Mansoor, along with Dr Nasser bin Ghaith, and online activists Fahad Salim Dalk, Ahmed Abdul-Khaleq, and Hassan Ali al-Khamis were arrested in April 2011 and charged with “publicly insulting” UAE rulers. On 27 November 2011, a panel of four judges of the Federal Court found all five men guilty and sentenced Mansoor to three years in prison, and the others to two years. The four men were released the next day, after the UAE president, Sheikh Khalifa bin Zayed Al-Nahyan, issued a pardon.

For more information: khambatta@martinennalsaward.org or visit www.martinennalsaward.org

Time for the annual Write for Rights campaign

November 4, 2016

Every December, Amnesty supporters across the globe will write millions of letters for people whose basic human rights are being attacked.  It’s all part of Write for Rights, AI’s global letter-writing marathon. The video clip includes MEA laureate 2016 Ilham Tohti. It’s one of the world’s biggest human rights events and carries on a long tradition of people writing letters to right some of the world’s biggest wrongs.

For last year’s: https://thoolen.wordpress.com/2015/11/30/amnesty-internationals-annual-write-for-rights-campaign-focuses-on-freedom-of-expression/

AI animation to galvanise support for human rights defenders

April 15, 2014

We have a tendency to take for granted that there is a worldwide human rights movement to support all the actions and campaigns in favor of human rights defenders. But, this movement needs to be created and galvanised. One tool is the use of animated images with a simple message: that a loud voice can save lives. The example above (animated by Cesare Davolio) is a “commercial’ commissioned by Amnesty Netherlands for the “Use your power” campaign, explaining what the Amnesty urgent action network can accomplish. This short film – published on You Tube on 8 April – explains how the Urgent Action Network works, from receiving news of a human rights defender being arrested to news being sent out to AI activists and members all over the world via text messages (SMS), email etc to individuals taking action. Shows how effective these individual acts can be when coördinated to produce a ‘louder voice’.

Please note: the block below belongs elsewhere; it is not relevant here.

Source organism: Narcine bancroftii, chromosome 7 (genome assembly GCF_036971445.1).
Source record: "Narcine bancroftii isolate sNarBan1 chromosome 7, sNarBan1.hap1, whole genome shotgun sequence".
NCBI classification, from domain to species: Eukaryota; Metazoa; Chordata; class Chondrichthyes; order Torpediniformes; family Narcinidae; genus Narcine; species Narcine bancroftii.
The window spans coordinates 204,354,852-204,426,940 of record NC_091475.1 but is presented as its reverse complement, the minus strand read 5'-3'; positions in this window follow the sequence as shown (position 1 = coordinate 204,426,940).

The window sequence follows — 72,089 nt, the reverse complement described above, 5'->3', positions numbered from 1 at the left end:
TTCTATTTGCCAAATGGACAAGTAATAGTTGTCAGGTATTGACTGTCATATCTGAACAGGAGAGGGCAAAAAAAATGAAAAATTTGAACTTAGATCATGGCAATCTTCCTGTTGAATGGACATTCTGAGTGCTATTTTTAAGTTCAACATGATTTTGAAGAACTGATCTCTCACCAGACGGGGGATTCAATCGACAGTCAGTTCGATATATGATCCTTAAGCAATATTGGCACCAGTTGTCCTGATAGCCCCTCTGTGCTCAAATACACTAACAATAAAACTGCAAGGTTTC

Amnesty criticizes Vietnam with regard to HRDs, especially those using the internet

November 11, 2013

Authoritarian Vietnam has stepped up an alarming crackdown on domestic dissent even as it seeks a seat on the UN Human Rights Council, Amnesty International says on 7 November. Vietnam is using a raft of draconian legislation to clamp down on a growing number of citizens who seek to question the party’s stranglehold on power. “Vietnam is fast turning into one of Southeast Asias largest prisons for human rights defenders and other activists” said Amnesty researcher Rupert Abbott to AFP.Amnesty-Internationa Read the rest of this entry »

Burma: 56 political prisoners freed, but Section 18 law stays in place and new arrests continue

October 17, 2013

In a move praised by local and international rights groups, Burma’s government, led by ex-general Thein Sein, has released 56 political prisoners. However, the Assistance Association for Political Prisoners [AAPP] noted in a statement to the media that 133 political prisoners were still languishing in the country’s prisons. Read the rest of this entry »